As of October 26, 2009, the provincial government officially banned the use of hand-held devices while driving in an attempt to make driving on Ontario streets and highways a safer experience. But you may be surprised to learn there are exemptions from the ban – let’s take a closer look at the Ontario law so we can all drive safer on the roads together.
The new law makes it illegal for drivers to use a cell phone to chat, text, type, dial or email others on the road. If a person is found to be doing any of these things while behind
the wheel, they can be fined up to $500.
So, why implement such a ban? Simply put, people using a cell phone or hand-held electronic device to make call or text acquaintances while driving are four times more likely to get into an accident, putting their lives and the lives of others at risk. Texting is even more dangerous; according to a recent American study it means a driver is 23 times more likely to crash their vehicle.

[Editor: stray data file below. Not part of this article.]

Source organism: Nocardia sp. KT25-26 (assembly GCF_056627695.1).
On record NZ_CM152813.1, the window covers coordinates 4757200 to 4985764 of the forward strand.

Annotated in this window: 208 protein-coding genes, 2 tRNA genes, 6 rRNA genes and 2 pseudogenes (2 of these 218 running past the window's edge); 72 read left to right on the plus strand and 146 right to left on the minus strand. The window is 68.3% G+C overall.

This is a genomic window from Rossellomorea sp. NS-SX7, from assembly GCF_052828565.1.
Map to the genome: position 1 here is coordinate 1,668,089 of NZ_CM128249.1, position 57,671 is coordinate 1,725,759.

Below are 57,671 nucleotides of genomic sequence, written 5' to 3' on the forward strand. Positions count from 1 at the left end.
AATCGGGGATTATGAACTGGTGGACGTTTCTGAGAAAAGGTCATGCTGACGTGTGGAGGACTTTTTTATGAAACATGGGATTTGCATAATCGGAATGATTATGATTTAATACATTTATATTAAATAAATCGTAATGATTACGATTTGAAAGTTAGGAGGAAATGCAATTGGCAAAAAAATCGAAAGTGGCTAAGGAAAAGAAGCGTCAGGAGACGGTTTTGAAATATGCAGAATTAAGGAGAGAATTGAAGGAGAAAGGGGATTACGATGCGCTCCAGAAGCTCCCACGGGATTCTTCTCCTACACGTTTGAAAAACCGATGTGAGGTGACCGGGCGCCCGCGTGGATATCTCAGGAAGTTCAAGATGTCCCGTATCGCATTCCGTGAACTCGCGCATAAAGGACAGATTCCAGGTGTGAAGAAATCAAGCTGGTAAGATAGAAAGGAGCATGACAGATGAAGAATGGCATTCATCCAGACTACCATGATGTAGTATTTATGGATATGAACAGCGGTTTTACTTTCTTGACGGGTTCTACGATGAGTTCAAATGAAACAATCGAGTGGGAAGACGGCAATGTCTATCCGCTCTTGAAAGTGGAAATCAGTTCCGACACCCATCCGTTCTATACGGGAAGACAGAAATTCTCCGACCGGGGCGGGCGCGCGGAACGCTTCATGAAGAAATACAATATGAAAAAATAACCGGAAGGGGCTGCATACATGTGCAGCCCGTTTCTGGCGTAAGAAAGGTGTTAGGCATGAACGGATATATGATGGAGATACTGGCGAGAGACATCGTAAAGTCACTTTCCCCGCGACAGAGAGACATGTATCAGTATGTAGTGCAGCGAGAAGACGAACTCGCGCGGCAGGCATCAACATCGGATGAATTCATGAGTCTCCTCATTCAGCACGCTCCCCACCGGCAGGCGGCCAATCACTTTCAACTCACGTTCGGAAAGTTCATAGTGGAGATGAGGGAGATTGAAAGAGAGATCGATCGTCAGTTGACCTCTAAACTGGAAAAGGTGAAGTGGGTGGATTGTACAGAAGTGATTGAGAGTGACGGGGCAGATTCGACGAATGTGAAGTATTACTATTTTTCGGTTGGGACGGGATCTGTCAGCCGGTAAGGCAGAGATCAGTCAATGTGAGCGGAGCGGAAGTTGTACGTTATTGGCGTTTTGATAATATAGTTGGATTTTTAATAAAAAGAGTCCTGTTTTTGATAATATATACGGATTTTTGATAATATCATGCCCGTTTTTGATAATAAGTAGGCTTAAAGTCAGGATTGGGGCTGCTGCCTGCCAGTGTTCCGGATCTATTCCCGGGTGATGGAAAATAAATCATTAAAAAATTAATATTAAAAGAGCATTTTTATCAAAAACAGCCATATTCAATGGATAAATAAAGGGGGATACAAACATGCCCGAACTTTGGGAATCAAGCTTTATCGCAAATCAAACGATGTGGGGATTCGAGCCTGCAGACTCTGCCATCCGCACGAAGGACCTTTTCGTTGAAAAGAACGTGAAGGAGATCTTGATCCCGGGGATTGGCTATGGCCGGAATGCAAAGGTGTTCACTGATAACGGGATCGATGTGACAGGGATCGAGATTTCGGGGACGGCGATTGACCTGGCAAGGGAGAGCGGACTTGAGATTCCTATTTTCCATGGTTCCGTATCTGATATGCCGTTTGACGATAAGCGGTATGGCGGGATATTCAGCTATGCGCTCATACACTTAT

Overall, the Ontario Ministry of Transportation estimates that people who use cell phones or hand-held devices while driving factor into about one in five of all traffic accidents.
Ontario is not the first state or province to implement such a ban. In fact, to date New York, California, Nova Scotia, Newfoundland and Quebec have all introduced similar legislation. Worldwide, about 50 countries have officially introduced similar laws.
Thus, it’s important people know what the rules are when it comes to on-road communications. Is it still possible to place a call while driving, in any circumstance?
In short, the answer is yes. For one, it’s still legal to make an emergency 9-1-1 call with a hand-held phone. But in most cases the best way to avoid a costly ticket and stay safe on the road is to use a hands-free device.
Under the current Ontario hand-held ban, hands-free devices represent an exemption. Those devices that allow a driver to keep two hands on the wheel may be used to place calls. In most cases, this involves connecting a cell phone to a vehicle’s sound system or using an earpiece and voice dialing technology.
Drivers can also use a properly mounted and secured global positioning system (GPS) and a portable audio player attached to a car audio entertainment system.
A growing number of companies are developing new tools, often referred to as “telematics” that make navigating a phone, GPS, and car audio system with voice recognition technology. These products are available to the public right now, and offer a much safer way for drivers to keep in touch with the world around them.
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